If eleven people say one thing, and a twelfth disagrees, where do we go with the decision?
Let us start with a simple question. What if it’s “Are the chips any good at the canteen?” Straightforward – the 11 probably outweigh the 1. But … what if the 11 all report hearsay … “Simone always eats them” … “They smell good” … and the one is a regular connoisseur of the fried potato? Or what if the one is a gastronome, whose ‘best chip’ was at a Michelin star establishment and sits, iconic in their taste memory? Your decision as to go with the democratic answer is balanced by the directness, applicability and closeness-to-your-taste of the reporters. It may also be balanced by the alternatives, and the degree of hunger you’re experiencing (or the closeness of the next preterm twin delivery).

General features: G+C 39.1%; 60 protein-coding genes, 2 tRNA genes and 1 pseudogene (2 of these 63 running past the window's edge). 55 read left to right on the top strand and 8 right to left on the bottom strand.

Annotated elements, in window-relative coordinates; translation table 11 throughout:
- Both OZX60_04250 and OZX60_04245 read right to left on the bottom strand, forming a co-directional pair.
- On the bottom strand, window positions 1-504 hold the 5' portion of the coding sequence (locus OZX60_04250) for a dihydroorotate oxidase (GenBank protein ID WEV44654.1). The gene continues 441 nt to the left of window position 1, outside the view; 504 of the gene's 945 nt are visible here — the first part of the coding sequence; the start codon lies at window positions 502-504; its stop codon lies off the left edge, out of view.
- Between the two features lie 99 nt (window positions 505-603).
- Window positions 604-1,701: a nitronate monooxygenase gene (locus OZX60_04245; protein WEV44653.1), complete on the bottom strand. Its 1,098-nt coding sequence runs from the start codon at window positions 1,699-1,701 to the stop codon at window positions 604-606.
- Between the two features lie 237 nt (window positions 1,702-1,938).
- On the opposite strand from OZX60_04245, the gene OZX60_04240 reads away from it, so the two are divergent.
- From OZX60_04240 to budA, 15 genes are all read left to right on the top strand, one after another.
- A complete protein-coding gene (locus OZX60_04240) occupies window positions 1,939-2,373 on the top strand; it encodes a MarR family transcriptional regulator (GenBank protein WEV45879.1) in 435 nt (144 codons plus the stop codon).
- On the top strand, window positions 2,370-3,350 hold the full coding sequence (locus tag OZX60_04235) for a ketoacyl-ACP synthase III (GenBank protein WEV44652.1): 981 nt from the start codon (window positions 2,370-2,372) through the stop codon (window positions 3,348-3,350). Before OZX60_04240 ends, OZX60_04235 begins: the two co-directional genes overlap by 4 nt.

This is all true of evidence-based child health too. We’re using fancy terminology to say exactly the same thing as the chip question. We’re asking a necessary question. We know what we value as outcomes. We seek as much information as we can, and we weight the sources (or sauces). We consider the directness of the information to our population, the variance in the data provided, the strength of the answers and the likely truthfulness of them. And we balance all that against our resources. We make the best decision we can and know we’ll revisit it when things change.
Sometimes democracy is the right way forward, and sometimes it’s right to throw it out.
Addendum: Of course, the correct answer is always “With Henry Fonda”